Anadarko accepted a $33 billion cash-and-stock deal from Chevron on April 12 that would have the California-based oil giant pay the equivalent of $65 per share. But Occidental countered last week with a $38 billion offer; the equivalent of $76 a share, half in cash and half in Occidental stock. Chevron’s deal calls for 25 percent cash.
If Anadarko formally declares it has received a “superior” offer, Chevron would have four days to make a counterproposal, according to the terms of their agreement. The deal also includes a 3 percent breakup fee, which would come to about $1 billion.
Anadarko said that its agreement with Chevron remains in effect and that there is no guarantee Occidental’s proposal is better for shareholders. But Monday’s overture raises the question of whether Chevron — which reported nearly $15 billion in earnings last year and is five times the size of Occidental in terms of market capitalization — will sweeten its offer.
The acquisition would make Chevron the second-largest crude producer in the world and capable of churning out an estimated 3.9 million barrels of oil equivalent per day. “We believe our signed agreement with Anadarko provides the best value and the most certainty to Anadarko’s shareholders,” Chevron said in a statement Monday.
Anadarko’s shale assets in the Permian Basin — an oil-rich area spanning west Texas and southeastern New Mexico — are prized by both companies. Analysts say Chevron’s global assets, including deepwater drilling and liquefied natural gas, make it a better strategic fit for Anadarko.
”Anadarko is angling for a better bid from Chevron,” said analyst Stewart Glickman of CFRA Research. “I think Chevron will sweeten their offer a bit, but they don’t have to match Oxy. The strategic fit (with Chevron) … just makes more sense. Chevron has a better war chest, better complementary assets. Anadarko probably knows this.”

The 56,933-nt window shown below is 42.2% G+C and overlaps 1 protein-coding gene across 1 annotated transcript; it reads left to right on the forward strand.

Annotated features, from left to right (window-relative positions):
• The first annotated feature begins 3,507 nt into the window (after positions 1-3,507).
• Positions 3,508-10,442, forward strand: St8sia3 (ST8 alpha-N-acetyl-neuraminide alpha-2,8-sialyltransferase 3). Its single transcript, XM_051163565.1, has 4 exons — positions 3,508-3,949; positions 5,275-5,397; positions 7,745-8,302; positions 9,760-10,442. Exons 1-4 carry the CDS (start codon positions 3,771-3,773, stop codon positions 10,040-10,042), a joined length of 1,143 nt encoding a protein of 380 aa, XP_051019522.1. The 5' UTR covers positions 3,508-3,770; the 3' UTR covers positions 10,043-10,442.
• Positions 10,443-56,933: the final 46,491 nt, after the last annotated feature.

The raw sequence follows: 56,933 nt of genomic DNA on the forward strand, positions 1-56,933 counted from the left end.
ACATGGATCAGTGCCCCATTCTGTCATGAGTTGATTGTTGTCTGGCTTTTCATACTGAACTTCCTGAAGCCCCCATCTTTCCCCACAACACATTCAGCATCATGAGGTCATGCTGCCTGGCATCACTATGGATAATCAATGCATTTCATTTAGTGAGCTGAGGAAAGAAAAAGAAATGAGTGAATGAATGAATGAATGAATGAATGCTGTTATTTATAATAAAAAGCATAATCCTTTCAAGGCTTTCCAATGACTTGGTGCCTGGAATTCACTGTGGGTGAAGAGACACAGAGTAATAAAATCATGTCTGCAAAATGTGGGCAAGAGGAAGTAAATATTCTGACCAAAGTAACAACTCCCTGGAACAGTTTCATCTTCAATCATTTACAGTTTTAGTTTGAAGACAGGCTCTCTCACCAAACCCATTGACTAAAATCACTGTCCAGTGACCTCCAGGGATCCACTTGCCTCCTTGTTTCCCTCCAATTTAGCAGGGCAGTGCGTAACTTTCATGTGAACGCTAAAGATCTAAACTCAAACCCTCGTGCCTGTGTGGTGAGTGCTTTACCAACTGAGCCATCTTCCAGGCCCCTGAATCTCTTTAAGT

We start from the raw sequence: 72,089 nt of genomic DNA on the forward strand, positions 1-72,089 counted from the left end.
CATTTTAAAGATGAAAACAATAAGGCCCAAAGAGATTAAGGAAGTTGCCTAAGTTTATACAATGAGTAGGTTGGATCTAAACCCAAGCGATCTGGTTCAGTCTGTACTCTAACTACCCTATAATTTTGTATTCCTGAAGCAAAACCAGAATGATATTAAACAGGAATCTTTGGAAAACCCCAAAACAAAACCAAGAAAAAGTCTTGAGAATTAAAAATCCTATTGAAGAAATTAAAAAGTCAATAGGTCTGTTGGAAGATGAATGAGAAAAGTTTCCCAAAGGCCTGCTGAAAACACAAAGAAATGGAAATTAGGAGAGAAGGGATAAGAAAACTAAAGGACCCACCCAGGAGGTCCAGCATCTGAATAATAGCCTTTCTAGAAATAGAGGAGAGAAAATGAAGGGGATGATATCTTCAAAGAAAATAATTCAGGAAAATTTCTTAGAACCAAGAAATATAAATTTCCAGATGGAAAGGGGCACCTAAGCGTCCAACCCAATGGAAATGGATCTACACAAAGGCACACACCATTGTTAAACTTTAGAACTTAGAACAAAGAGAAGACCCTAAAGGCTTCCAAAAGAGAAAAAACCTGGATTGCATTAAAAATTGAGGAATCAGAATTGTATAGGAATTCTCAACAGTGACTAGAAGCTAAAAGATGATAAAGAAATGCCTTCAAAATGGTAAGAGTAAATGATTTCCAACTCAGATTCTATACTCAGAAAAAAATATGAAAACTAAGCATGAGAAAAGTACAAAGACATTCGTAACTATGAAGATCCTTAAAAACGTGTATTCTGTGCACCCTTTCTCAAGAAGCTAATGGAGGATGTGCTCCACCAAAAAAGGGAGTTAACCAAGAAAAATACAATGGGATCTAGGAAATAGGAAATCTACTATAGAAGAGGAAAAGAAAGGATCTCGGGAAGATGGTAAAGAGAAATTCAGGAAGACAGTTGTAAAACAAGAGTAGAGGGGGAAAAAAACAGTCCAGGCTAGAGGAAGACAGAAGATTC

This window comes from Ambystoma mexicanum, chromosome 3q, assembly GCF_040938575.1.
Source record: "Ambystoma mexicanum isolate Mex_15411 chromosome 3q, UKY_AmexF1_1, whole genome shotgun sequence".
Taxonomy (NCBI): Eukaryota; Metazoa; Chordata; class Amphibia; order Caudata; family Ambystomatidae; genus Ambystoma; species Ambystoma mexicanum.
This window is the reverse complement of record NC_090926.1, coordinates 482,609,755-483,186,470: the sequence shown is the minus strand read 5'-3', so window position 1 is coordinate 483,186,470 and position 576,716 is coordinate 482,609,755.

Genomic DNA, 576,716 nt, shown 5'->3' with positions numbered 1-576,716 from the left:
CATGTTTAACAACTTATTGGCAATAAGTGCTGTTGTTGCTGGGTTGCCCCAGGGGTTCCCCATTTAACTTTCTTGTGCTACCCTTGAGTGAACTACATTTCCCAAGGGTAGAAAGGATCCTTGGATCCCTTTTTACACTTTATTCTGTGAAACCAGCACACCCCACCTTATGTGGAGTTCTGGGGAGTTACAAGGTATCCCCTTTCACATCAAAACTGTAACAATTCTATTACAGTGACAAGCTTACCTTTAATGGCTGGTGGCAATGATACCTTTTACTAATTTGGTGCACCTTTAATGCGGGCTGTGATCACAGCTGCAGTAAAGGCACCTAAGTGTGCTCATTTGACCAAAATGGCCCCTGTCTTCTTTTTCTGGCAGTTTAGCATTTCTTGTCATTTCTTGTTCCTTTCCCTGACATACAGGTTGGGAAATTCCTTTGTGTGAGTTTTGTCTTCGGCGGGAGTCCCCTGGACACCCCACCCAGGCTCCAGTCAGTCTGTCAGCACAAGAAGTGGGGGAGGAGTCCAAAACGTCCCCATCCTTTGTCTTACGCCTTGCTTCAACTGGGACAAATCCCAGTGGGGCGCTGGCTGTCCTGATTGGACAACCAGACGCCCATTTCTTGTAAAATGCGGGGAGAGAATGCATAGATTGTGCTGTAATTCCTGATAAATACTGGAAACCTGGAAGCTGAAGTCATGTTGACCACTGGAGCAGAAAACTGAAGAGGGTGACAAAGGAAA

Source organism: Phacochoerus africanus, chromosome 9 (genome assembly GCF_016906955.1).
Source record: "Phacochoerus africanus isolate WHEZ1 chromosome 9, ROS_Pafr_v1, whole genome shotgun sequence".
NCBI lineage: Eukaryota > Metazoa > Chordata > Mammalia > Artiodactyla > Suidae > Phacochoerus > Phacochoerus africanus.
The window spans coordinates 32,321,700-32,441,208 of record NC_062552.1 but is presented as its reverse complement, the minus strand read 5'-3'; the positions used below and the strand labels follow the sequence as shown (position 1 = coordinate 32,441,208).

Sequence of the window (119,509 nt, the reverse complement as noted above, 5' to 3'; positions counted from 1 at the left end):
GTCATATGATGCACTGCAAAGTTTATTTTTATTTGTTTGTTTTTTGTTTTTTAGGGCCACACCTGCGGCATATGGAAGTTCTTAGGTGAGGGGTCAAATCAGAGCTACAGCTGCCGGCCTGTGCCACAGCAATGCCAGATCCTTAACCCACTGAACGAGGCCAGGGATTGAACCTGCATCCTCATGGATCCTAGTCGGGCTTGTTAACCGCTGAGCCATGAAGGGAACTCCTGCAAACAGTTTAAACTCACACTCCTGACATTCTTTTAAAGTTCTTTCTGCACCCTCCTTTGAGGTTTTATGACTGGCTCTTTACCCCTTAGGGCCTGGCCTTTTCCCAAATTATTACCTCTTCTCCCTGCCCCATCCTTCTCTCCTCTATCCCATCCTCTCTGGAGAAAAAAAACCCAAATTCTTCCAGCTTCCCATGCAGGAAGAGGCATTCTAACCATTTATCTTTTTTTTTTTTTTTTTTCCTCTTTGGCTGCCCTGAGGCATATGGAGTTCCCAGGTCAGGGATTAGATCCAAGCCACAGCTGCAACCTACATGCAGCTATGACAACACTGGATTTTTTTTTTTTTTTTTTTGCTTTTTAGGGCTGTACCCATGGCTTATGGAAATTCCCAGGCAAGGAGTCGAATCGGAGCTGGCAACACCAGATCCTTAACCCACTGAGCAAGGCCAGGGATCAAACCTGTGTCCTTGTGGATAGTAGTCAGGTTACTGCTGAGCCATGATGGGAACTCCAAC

In a report issued Monday, Jefferies analyst Jason Gammel downgraded Occidental stock to a “hold.” “Oxy’s hostile counter-offer for Anadarko is a risky but perhaps necessary move against a better-capitalized bidder for a company that rejected its initial overtures,” Gammel said in his report. “We expect that Oxy’s stock could come under further pressure regardless of whether it is ultimately successful in its APC bid or not, and downgrade the stock to Hold. We believe the market has already priced in a higher bid from Chevron and maintain our Buy rating.”
Analyst Bill Selesky of Argus Research said Anadarko is bound by its responsibility to shareholders to explore Occidental’s latest offer.
“They have to listen to what other potential buyers are saying,” Selesky said. “They have to act in the best interests of their shareholders. This doesn’t surprise me.”
Chevron and Anadarko shares both posted gains on Monday. Chevron climbed 64 cents, about 0.55 percent, to $117.72, and Anadarko rose 21 cents, or 0.29 percent, to settle at $72.93. Occidental shed $1.18, or 1.92 percent, to close at $60.13.